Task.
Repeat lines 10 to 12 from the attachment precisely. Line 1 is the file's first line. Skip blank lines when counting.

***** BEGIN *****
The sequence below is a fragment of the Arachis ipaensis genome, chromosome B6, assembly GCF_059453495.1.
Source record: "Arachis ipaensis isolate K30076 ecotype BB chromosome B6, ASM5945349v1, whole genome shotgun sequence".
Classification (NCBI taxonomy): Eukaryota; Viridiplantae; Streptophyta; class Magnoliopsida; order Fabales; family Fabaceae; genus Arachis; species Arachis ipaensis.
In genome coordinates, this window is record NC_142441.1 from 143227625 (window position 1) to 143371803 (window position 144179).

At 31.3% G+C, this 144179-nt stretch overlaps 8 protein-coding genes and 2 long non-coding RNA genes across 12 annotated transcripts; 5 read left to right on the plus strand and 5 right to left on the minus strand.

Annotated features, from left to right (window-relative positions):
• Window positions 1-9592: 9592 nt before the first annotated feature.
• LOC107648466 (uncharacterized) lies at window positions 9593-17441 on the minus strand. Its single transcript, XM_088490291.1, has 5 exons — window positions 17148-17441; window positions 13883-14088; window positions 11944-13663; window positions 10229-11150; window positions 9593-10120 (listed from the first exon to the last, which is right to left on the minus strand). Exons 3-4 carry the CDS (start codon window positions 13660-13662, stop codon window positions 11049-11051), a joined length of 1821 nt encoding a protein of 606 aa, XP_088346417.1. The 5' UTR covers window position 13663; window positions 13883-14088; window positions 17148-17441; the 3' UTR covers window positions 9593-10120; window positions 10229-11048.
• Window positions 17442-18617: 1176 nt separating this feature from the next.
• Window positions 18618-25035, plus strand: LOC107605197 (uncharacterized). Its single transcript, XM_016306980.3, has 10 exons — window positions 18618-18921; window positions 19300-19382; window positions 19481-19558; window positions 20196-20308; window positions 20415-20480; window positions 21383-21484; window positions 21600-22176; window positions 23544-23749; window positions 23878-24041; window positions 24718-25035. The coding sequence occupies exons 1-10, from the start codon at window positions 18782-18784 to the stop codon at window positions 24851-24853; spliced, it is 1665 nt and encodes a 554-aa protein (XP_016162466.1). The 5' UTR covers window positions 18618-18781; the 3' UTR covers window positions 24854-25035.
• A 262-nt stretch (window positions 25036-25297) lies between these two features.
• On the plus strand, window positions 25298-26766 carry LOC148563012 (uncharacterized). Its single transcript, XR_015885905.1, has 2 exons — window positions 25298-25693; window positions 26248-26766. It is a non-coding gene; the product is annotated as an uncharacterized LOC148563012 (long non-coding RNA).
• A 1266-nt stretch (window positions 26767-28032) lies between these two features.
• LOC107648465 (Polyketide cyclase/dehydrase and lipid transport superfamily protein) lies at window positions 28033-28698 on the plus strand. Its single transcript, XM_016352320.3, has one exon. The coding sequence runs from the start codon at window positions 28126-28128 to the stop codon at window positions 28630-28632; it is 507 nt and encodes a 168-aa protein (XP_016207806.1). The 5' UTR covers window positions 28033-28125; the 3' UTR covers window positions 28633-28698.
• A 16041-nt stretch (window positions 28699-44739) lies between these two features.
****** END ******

• Window positions 18618-25035, plus strand: LOC107605197 (uncharacterized). Its single transcript, XM_016306980.3, has 10 exons — window positions 18618-18921; window positions 19300-19382; window positions 19481-19558; window positions 20196-20308; window positions 20415-20480; window positions 21383-21484; window positions 21600-22176; window positions 23544-23749; window positions 23878-24041; window positions 24718-25035. The coding sequence occupies exons 1-10, from the start codon at window positions 18782-18784 to the stop codon at window positions 24851-24853; spliced, it is 1665 nt and encodes a 554-aa protein (XP_016162466.1). The 5' UTR covers window positions 18618-18781; the 3' UTR covers window positions 24854-25035.
• A 262-nt stretch (window positions 25036-25297) lies between these two features.
• On the plus strand, window positions 25298-26766 carry LOC148563012 (uncharacterized). Its single transcript, XR_015885905.1, has 2 exons — window positions 25298-25693; window positions 26248-26766. It is a non-coding gene; the product is annotated as an uncharacterized LOC148563012 (long non-coding RNA).